Having trouble paying your bills and mortgage is stressful enough, but even more so when you are at risk of losing your house. Not only do you need to figure out other living arrangements, but a foreclosure can make a big hit on your credit history. There are some alternatives that might help you either save your house from foreclosure or at least save your credit.
Request Alternative Payment Arrangements
When you can't pay your mortgage, the first thing you should do is contact your lender. They are often willing to provide a different payment arrangement so you can still pay part of your mortgage payment, but won't go into default and lose your home. If you are currently still struggling paying the full balance each month, ask the lender if you can pay smaller payments now, then set up a repayment plan in a few months. For example, while you are in between jobs, you might be able to pay less, then catch up when you get a job by paying more than what is due each month. The lender is still getting paid and you avoid foreclosure.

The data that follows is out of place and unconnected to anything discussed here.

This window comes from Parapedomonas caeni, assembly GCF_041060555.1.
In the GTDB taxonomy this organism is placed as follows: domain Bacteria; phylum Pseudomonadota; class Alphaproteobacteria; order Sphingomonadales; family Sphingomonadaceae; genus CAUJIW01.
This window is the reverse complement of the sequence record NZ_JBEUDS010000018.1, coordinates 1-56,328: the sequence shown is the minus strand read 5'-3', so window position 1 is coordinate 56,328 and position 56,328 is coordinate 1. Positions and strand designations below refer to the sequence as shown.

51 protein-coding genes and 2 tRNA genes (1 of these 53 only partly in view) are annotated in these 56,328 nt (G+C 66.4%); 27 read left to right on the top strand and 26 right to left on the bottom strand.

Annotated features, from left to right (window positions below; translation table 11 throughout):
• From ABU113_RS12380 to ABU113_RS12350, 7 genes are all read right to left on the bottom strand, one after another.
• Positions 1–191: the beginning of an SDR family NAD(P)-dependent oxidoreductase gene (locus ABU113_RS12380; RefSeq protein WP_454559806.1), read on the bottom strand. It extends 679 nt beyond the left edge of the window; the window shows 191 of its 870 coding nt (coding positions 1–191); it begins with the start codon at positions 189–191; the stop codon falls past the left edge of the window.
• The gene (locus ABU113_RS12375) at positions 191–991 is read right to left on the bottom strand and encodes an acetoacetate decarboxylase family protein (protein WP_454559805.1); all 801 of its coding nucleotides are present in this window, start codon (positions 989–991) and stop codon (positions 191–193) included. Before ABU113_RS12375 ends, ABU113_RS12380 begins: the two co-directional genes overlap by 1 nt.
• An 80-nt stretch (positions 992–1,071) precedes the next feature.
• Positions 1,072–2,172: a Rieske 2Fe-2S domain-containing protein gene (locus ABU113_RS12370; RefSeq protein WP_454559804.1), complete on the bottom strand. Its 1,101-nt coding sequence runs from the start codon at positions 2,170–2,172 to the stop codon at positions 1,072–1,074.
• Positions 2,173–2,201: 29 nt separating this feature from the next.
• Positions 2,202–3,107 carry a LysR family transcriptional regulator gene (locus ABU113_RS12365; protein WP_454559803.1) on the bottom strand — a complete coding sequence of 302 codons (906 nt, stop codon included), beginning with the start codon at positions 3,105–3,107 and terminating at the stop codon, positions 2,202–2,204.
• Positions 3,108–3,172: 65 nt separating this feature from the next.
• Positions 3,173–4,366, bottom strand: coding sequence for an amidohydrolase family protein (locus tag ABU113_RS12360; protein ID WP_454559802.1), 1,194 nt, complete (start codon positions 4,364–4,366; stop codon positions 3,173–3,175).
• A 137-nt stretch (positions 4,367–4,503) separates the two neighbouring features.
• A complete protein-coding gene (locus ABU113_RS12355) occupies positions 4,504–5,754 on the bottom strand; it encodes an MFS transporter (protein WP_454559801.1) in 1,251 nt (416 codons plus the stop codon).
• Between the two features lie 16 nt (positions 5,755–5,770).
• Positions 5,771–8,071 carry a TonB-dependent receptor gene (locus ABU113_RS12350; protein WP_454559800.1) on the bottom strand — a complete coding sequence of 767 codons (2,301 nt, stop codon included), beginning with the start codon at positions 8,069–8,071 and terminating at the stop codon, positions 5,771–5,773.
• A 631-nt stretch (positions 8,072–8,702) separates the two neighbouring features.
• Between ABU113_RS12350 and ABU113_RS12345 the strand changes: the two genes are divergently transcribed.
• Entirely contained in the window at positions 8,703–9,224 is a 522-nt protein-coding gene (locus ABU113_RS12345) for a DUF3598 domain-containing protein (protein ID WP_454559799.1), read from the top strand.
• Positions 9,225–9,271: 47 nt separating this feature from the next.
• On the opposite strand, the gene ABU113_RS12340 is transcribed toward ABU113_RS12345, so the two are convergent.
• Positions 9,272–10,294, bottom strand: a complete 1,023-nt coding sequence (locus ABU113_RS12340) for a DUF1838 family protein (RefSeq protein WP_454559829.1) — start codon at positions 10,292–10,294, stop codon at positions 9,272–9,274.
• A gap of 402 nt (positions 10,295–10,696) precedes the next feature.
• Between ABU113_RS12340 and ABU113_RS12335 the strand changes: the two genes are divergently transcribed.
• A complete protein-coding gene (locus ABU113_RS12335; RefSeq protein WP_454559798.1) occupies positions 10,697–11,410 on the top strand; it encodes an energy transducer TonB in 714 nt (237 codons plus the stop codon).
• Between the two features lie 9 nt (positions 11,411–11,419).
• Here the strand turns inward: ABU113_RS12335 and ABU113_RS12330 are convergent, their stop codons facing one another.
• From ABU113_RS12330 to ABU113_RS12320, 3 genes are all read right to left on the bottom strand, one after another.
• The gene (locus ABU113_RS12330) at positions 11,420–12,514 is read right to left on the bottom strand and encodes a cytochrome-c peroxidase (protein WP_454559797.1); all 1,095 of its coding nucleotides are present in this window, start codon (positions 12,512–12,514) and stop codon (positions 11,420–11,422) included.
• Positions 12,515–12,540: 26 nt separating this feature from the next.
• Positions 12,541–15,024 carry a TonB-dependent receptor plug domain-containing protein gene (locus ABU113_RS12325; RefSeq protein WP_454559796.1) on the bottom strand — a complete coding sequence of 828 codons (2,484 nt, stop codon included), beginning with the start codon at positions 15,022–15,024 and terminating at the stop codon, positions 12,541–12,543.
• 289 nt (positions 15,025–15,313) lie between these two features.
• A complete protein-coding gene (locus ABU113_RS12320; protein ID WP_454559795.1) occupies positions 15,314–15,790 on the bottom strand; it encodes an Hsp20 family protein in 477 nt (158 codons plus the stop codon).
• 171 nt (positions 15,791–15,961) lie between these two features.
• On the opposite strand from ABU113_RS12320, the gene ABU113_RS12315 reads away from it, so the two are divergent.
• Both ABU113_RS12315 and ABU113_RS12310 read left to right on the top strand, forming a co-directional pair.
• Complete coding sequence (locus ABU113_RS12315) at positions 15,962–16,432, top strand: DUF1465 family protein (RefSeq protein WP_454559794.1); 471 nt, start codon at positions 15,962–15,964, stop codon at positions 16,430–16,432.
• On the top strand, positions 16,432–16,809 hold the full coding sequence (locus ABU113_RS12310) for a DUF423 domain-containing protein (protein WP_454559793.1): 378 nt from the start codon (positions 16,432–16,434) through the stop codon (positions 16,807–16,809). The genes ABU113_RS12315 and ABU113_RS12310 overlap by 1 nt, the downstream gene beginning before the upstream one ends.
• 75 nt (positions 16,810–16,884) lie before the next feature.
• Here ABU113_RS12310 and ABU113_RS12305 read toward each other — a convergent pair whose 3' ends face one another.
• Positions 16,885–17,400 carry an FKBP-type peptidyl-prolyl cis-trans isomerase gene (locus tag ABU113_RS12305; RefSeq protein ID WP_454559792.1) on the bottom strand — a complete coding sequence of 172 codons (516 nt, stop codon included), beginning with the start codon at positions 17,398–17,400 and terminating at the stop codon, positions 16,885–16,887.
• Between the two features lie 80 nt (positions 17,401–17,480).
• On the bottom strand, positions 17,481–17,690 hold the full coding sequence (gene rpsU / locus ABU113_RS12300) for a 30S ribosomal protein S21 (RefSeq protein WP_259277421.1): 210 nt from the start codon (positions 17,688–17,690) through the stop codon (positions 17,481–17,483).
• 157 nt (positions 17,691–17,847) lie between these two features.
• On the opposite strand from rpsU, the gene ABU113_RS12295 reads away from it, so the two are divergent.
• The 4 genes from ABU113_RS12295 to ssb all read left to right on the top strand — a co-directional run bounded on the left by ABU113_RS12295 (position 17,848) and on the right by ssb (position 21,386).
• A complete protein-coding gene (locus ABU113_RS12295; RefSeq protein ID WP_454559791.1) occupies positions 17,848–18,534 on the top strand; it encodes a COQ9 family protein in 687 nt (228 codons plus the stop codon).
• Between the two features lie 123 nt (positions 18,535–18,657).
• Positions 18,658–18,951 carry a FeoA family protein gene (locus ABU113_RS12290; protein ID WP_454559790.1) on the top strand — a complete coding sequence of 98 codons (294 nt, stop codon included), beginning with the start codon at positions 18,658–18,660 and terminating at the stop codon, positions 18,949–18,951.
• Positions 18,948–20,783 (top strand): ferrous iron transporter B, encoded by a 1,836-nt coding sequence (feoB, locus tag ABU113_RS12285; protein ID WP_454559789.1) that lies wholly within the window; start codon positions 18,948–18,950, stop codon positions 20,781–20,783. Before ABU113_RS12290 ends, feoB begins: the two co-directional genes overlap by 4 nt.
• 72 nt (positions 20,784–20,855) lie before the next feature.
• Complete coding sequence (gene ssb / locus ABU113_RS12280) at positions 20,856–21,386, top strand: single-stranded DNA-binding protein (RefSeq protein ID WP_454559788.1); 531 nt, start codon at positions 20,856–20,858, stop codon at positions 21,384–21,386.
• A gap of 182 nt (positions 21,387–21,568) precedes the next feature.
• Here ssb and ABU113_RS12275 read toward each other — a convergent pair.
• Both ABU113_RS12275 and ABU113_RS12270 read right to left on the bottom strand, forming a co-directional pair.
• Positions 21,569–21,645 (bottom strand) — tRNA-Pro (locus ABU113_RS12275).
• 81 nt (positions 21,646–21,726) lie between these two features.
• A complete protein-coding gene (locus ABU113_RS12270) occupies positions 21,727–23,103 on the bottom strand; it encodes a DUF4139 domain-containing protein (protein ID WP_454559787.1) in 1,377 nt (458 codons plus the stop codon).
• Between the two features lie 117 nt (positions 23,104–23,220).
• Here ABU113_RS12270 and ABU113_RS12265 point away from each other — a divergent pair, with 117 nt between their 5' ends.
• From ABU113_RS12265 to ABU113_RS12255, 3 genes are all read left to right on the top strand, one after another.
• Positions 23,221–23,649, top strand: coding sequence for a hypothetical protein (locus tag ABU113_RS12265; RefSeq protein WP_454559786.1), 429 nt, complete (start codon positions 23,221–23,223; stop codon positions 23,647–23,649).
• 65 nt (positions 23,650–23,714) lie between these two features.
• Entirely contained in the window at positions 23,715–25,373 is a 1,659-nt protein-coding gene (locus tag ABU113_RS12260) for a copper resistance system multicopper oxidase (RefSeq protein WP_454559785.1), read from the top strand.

Apply for Refinancing
Refinancing your home may be an option if you have a good credit history and have not refinanced recently. When you refinance, you apply for a new loan at a better rate, whether with lower monthly payments or with lower interest, which further lowers the payments. The success of refinancing depends on several factors, including your credit history and income, as well as the value of the home and local real estate market. It is definitely worth a try if you want to save your home, but are having trouble keeping up with your high payments.
Consider a Short Sale
If you aren't able to work something out with your lender or refinance the home, you might not be able to save it. However, this doesn't necessarily mean you need to have a foreclosure on your record. If you are going to lose your home anyway, you might want to consider selling it. Since you still owe a good amount of money on the home, you will need to choose a short sale. With a short sale, you are trying to sell the home for less than what it is worth. The homebuyer is getting a bargain, but they need to know about the short sale since it all has to be approved by the lender. You first need approval to sell it as a short sale, then the buyer needs to have their offer approved. If all goes well, you will make enough to pay off what you owe and won't be looking at a foreclosure.
Speak to a general practice attorney before you consider any of these options. They will help you decide which option is best for avoiding foreclosure.